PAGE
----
Government by Treaty/We Can Lose Our Rights Through Treaty

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3053261Government by Treaty — We Can Lose Our Rights Through TreatyWilliam H. Fitzpatrick

The first amendment planted the seeds of freedom of worship, freedom of speech and the press, and freedom of peaceful assembly into the United States Constitution. But it took a long line of judicial decisions to firmly root them in constitutional law.

The courts early recognized some limitations on free speech; as an example, Mr. Justice Holmes put it this way:

"The most stringent protection of free speech would not protect a man in falsely shouting 'fire' in a theater and causing a panic."

And, of course, there are laws of libel and slander to make certain that liberty of language is not license.

But as Mr. Justice Holmes also said of free speech:

"The question in each case is whether the words are used in such circumstances and are of such a nature as to create a clear and present danger that they will bring about the substantive evils that Congress has the right to prevent."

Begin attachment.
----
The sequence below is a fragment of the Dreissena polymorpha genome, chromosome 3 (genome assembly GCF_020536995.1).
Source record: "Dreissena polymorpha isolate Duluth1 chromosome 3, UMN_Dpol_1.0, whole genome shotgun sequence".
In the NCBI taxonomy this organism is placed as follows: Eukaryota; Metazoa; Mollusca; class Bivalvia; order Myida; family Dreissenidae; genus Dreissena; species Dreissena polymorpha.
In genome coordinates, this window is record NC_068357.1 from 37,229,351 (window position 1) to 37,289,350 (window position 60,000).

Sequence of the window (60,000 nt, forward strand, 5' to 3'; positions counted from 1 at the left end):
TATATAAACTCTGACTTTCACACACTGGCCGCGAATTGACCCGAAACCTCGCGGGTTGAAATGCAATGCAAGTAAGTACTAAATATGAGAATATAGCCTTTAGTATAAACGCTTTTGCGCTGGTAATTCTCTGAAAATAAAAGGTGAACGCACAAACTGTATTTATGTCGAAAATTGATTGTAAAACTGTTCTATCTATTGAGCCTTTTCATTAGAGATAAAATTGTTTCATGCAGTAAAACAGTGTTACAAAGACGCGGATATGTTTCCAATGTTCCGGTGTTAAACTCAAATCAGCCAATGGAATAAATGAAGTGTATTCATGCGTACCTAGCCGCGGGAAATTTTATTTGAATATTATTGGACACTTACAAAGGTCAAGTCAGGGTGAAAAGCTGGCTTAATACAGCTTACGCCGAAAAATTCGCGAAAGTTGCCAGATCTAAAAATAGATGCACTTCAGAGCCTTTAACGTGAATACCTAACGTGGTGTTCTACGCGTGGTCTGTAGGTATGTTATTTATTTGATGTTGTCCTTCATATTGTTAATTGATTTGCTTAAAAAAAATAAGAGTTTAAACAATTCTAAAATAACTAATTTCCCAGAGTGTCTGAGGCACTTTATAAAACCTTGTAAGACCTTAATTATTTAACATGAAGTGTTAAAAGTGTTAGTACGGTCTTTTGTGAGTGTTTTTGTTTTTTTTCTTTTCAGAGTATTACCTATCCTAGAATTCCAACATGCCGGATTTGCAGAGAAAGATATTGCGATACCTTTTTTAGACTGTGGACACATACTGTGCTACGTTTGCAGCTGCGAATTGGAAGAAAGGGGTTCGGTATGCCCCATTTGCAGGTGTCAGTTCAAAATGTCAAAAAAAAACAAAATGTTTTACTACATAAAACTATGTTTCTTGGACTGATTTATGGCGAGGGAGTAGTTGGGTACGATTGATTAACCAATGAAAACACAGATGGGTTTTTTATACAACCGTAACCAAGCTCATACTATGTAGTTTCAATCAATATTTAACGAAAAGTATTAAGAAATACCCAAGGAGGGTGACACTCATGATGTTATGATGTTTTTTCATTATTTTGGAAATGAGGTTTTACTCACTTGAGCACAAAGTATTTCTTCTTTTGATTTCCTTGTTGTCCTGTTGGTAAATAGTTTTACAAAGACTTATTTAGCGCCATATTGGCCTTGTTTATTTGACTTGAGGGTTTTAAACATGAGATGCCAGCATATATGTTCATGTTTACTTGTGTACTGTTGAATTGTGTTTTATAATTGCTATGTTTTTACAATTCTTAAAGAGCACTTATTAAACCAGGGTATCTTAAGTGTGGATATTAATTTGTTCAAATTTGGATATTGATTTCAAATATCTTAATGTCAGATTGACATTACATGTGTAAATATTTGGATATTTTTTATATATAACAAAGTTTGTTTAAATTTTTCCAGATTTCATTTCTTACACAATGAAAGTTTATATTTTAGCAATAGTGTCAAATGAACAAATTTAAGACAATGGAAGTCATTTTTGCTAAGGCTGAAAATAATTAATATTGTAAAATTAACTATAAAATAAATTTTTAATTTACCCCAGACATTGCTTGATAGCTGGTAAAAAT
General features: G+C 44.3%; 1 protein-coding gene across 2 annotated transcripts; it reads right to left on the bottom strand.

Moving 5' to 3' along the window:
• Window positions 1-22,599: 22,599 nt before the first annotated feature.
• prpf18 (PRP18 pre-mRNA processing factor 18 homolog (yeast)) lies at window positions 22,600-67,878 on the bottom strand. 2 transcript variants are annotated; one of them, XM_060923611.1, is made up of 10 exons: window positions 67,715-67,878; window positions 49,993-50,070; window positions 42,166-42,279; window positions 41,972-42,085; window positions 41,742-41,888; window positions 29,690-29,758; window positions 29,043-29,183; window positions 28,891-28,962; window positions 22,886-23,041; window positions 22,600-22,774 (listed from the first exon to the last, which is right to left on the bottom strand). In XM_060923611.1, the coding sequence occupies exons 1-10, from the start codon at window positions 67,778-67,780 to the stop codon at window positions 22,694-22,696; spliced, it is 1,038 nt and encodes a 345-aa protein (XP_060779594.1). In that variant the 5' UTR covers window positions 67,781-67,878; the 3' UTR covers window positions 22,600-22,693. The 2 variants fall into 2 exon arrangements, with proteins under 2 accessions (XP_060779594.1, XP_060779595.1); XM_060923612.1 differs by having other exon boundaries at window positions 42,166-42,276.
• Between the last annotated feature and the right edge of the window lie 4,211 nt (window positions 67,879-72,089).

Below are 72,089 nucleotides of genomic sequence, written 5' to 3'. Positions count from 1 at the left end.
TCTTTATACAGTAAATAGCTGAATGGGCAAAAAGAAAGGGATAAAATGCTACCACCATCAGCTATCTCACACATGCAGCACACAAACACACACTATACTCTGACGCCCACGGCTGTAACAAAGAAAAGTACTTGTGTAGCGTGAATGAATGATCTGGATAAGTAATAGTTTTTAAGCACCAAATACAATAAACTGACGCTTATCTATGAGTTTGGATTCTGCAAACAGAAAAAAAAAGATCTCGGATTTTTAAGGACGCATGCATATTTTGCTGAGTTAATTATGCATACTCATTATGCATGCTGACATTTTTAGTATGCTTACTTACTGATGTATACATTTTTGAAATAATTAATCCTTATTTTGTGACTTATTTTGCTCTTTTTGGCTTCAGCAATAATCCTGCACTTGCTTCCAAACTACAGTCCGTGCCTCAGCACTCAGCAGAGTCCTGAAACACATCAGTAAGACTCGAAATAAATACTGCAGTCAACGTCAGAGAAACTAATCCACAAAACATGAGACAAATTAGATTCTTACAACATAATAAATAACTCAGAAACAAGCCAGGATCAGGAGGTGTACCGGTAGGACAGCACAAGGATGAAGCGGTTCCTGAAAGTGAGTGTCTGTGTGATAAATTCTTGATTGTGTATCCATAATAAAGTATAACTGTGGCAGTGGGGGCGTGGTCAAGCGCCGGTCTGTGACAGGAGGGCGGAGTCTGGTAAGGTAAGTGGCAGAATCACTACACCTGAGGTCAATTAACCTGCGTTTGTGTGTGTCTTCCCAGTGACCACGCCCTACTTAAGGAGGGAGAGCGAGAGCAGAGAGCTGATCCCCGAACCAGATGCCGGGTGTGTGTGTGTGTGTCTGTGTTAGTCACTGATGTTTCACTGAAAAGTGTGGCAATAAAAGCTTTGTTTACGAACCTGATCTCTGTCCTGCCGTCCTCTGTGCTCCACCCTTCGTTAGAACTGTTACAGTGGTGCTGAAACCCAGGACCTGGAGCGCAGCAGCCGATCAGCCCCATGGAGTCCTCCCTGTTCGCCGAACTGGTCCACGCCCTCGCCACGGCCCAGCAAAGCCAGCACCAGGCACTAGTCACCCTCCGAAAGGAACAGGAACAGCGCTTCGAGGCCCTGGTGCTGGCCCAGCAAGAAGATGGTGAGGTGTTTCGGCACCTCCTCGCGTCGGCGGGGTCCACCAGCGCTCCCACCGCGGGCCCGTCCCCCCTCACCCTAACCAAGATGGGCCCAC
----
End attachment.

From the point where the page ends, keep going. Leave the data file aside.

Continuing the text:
Holmes was the father of the "clear and present danger" doctrine—a philosophy of the widest possible latitude in the interests of liberty. This doctrine has since his time guided our courts in decisions bearing upon free speech and a free press.

All of this is endangered if we ratify as a treaty this covenant on human rights. For if ratified by the Senate, it will become the law of the land, and may be held even to override the Constitution by the courts.

An American Bar Association committee, which had this covenant under study since its inception points out:

"Free speech and a free press are not in express terms guaranteed by our Constitution. It is only provided that Congress and the States may not pass laws impairing these rights; there is no similar express restriction on the Senate and the President in making, ratifying, and approving treaties."

The United States Supreme Court already has held:

That the treaty-making power extends to all proper subjects of negotiation between our Government and other nations; and

That the treaty-making power is not subject to limitations imposed by the Constitution on the power of Congress to enact legislation.

If the Senate ratifies the covenant on human rights and the Supreme Court upholds it under the established principles outlined above, freedom of speech, freedom of the press, and freedom of peaceful assembly may be destroyed by our own Government at any time by an official proclamation of a state of emergency. The covenant contains that power.